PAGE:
That we you know didn’t necessarily know that we were going to go on. We didn’t know if we were gonna get that YC application we had applied multiple times. I think that one was actually one of the quicker applications we had put in but I think are sort of growth trajectory at the time was really good. I I’m interested to know you know if you are first of all if you’re applying and you’re having an interview. I’d love to hear a comment or something or send me a message if I can give any other insight I would be happy to you know considering everything I’ve shared here I’m interested to know how.

You know is there. Is there a change in it? Like there’s been some articles like this, why, why commentator still paranoid. And obviously there’s been this sort of letter about, you know, the changing environment. And I’ve been lucky enough to talk with other people who are, you know, in sort of positions of startup startups up some with good traction, some early, some with a little bit of traction and the challenges of fundraising. And, you know, we know that interest rates are going to continue to expand that there’s a lot of things happening in a macro economic environment that.

Could have an impact on this for several years to come. And although YC is, you know, seeming to honor their increased investment of $500,000 there, you know, relatively taking smaller cohorts and I’m guessing that they are sometimes prioritizing other things over maybe things that they had prioritized in the past and so. I hope you give you some insights. This was my sort of own perspective of interviewing with Michael. I’m grateful for the experience. You know, to me it was life changing even though it didn’t turn out into us getting into NYC. And you know, I wish, you know, in many ways I wish that there that had happened. And I think that if we had done a couple things differently, that would have been a path that we had gone in and life would have been much differently. But I also think that, you know, as much as I sometimes struggle to deal with this.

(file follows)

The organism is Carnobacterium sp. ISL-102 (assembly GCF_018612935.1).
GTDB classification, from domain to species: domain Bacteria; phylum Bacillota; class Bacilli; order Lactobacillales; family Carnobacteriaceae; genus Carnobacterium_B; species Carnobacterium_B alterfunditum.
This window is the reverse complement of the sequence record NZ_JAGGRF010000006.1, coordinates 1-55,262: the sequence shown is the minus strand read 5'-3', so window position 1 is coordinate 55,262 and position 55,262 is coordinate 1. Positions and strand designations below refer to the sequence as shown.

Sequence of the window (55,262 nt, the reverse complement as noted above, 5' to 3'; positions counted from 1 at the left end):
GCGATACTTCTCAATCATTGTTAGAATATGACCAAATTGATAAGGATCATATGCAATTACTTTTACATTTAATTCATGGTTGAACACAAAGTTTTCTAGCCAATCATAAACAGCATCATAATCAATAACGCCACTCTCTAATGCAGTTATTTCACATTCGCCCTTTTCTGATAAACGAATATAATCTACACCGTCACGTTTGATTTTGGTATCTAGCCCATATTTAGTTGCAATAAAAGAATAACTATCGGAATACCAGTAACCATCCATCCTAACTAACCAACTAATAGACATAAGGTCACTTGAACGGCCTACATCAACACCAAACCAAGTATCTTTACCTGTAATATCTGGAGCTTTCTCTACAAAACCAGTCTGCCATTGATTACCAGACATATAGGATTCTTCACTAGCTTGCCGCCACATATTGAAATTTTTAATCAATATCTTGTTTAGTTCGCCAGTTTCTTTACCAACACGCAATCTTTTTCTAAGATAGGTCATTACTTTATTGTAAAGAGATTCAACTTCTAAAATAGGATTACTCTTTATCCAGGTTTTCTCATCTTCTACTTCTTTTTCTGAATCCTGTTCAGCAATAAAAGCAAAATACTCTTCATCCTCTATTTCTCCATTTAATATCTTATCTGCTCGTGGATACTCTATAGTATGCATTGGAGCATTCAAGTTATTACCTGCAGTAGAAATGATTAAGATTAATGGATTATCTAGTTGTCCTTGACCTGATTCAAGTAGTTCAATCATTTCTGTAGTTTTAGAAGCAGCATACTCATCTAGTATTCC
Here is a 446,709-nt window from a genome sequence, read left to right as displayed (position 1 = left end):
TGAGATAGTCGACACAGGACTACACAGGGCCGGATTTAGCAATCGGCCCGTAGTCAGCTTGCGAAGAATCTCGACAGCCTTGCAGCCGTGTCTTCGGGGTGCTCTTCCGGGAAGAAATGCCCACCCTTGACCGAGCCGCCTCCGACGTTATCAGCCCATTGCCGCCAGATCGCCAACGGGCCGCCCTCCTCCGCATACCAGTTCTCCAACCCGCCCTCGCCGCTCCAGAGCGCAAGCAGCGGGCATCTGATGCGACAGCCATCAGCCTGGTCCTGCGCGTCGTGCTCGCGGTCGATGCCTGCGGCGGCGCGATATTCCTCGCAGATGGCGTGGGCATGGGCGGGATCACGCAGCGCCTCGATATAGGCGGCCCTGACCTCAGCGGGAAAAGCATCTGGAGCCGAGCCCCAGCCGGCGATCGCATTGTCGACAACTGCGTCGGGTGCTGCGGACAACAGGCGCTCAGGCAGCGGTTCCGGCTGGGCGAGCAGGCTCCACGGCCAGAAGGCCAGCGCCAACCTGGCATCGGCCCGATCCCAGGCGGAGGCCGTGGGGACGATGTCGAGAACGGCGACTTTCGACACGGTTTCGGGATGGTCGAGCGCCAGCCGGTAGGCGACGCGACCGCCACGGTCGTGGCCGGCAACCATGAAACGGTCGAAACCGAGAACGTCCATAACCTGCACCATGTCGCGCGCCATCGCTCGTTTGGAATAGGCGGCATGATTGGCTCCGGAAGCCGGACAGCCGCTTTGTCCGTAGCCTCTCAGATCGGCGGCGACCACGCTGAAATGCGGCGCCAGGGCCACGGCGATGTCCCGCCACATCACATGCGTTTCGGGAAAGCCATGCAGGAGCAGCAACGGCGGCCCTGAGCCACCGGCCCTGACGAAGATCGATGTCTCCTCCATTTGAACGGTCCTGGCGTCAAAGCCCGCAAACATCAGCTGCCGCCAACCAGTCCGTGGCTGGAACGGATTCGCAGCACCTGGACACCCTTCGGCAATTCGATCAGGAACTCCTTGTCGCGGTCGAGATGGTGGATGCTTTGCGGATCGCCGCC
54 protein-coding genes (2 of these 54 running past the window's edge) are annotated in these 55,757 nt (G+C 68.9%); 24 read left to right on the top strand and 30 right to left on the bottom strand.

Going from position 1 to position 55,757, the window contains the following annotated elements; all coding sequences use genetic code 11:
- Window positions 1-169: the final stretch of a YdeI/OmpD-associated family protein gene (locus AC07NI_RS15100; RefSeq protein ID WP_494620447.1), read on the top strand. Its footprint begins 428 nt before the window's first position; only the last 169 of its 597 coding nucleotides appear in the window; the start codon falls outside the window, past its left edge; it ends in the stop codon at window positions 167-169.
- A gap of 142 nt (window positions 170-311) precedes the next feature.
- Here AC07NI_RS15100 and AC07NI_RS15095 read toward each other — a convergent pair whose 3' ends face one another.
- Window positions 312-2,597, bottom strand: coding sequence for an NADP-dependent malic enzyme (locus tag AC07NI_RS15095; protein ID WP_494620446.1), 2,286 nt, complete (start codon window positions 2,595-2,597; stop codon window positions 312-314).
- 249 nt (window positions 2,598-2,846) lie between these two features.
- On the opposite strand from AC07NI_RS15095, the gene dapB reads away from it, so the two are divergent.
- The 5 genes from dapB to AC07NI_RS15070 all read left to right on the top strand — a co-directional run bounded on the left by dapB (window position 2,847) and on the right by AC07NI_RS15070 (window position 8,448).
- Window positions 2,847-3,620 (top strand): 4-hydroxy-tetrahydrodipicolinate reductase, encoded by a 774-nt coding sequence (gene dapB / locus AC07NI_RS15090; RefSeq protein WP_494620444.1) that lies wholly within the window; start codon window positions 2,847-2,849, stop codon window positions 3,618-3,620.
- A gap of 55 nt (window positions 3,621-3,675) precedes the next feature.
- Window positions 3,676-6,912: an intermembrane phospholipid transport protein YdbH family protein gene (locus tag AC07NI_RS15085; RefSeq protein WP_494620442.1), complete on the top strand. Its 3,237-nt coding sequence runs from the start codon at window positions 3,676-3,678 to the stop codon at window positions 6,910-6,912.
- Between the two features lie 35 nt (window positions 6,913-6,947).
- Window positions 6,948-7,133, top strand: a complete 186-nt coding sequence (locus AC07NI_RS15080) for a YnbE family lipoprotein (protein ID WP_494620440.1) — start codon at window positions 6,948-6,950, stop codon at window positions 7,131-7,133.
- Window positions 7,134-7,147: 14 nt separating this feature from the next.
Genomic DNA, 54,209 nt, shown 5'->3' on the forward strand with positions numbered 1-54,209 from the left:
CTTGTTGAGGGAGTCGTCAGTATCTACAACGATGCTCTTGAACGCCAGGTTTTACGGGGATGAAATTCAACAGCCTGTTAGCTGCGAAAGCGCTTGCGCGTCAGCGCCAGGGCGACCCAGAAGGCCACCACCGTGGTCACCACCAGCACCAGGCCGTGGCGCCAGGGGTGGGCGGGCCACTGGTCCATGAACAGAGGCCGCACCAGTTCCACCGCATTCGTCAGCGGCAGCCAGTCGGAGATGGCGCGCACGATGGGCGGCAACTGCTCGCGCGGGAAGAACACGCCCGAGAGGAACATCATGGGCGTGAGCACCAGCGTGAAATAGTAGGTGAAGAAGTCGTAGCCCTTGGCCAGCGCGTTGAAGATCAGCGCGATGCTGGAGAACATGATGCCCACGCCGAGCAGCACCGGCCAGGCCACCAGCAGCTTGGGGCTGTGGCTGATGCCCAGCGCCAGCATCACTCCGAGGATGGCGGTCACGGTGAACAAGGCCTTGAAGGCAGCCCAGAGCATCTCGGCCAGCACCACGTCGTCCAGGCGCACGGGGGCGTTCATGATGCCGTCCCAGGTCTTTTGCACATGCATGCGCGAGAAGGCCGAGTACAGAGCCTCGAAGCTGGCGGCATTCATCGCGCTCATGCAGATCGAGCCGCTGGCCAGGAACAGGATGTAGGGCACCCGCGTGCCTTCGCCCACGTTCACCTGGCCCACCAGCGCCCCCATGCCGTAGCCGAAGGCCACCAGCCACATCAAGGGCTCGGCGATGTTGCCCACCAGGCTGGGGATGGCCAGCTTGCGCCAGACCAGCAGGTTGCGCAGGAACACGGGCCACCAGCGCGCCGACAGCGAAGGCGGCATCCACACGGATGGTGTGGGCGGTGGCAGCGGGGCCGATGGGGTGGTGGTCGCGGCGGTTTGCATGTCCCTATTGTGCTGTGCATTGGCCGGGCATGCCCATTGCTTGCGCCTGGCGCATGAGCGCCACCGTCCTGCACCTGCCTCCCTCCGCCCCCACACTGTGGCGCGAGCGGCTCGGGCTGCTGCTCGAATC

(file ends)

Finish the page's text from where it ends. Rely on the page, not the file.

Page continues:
Uh, life is, you know, sort of what it meant to be is meant to be and I’m glad to have the life that I have now, the beautiful partner, beautiful dog and still a business that is growing and generating revenue. While you know, maybe some other companies that you know took that route, they over optimized on VC money, never really truly listened to their customers and built tech and now that is very difficult to execute on or maybe they raise that revenue multiple. That was absolutely insane that they are not going to be able to hit. And so there’s going to be a lot of scrutiny and a lot of chaos as that emerges where we’re obviously in a different spot here at PKI. So thank you so much for checking this out, this mentality, briden, the co-founder of a company called PKI. We really look at like language datasets and try to extract insights from them as quickly as possible with little as code as possible. And I think we’re doing a pretty good job of that. Lots more left to do, but it’s a super interesting space and we’re super proud to be a part of it and appreciate you checking this out. I hope you have a great rest of your day.